On 8/19/19 4:52 PM, Tony V E wrote:

There is some pertinent advice on that page.

Indeed, some of which would benefit from a citation :)


There is also a note that Visual Studio uses/used the BOM to see if a file is UTF8 vs whatever else.

On Mon, Aug 19, 2019 at 3:46 PM Ben Boeckel <ben.boeckel@kitware.com> wrote:
On Mon, Aug 19, 2019 at 22:25:05 +0300, Henri Sivonen wrote:
> On Mon, Aug 19, 2019 at 9:57 PM Ben Boeckel <ben.boeckel@kitware.com> wrote:
> > Notepad?
> Yes, Notepad. It's generally easier to make parsers of all kinds (XML
> before, JSON later) accept the UTF-8 BOM than to fight Notepad. It'll
> take a long time for the existing installed base to get replaced with
> the newest: https://mobile.twitter.com/JenMsft/status/1163474010509701120

BOMs only make sense in an at-rest storage backed JSON file that the
parser reads directly. Given a string, a JSON parser should *certainly*
not accept a BOM leader.

Quick survey:

    % echo $'\xEF\xBB\xBF{}' > bom.json

  - jsoncpp: no mention of a BOM in the source, probably unhappy about
  - jq: fine
  - python3:
    json.decoder.JSONDecodeError: Unexpected UTF-8 BOM (decode using utf-8-sig): line 1 column 1 (char 0)
  - ruby:
    /usr/share/ruby/json/common.rb:156:in `parse': 765: unexpected token at '\xEF\xBB\xBF{}' (JSON::ParserError)
  - C#: https://jimmybogard.com/the-curious-case-of-the-json-bom/

I don't know that BOM support is actually all that wide-spread in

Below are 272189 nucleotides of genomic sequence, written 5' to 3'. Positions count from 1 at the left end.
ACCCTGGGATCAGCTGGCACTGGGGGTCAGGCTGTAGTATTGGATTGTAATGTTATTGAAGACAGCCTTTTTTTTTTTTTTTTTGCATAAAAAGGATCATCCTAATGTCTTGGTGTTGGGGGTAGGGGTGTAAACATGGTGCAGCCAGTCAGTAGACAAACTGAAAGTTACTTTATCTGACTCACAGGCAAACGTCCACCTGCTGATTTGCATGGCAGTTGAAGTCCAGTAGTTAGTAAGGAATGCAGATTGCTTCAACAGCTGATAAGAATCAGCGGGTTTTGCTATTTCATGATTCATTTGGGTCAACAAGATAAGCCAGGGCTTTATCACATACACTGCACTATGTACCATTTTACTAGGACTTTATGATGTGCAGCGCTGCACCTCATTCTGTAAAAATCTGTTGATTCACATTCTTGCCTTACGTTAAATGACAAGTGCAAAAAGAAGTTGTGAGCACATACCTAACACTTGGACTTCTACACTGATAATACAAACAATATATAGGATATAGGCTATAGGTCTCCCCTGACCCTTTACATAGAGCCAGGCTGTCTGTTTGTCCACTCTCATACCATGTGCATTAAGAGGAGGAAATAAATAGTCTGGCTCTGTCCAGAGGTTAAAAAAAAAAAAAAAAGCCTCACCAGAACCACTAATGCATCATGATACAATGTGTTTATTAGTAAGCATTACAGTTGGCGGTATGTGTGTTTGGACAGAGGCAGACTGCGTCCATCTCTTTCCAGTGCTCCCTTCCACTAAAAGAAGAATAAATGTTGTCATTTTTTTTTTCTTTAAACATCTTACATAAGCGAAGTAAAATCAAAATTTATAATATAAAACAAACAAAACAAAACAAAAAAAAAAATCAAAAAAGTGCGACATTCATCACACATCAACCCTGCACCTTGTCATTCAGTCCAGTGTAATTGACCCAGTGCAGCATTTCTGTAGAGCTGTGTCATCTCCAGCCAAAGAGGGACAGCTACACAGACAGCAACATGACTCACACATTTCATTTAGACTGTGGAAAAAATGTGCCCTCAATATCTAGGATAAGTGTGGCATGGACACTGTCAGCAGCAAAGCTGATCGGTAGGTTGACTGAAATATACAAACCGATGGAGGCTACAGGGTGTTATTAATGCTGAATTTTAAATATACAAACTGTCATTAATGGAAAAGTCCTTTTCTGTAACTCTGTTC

readers based on this short survey. And the solution seems to be "don't
write the BOM" where the problem is encountered.

I think those sticking to their notepad guns are just going to have to
wait for something better because waiting for the libraries to catch up
(and the relevant fixes to be backported to declared minimum supported
versions) is likely going to take *even longer*. Or they can download a
real editor and actually contribute to whatever codebase they're trying
to build.

> > > 2. Consistency with Web browsers.
> >
> > I don't see why a web browser would care about these files.
> Maybe not _these_ JSON files, but a general-purpose JSON parser can
> still care about consistency with Web browsers.

That's fine. They can then accept the not-BOM files that every writer
for this format would write just like every other BOM-less
network-transferred JSON content in the world.


Be seeing you,

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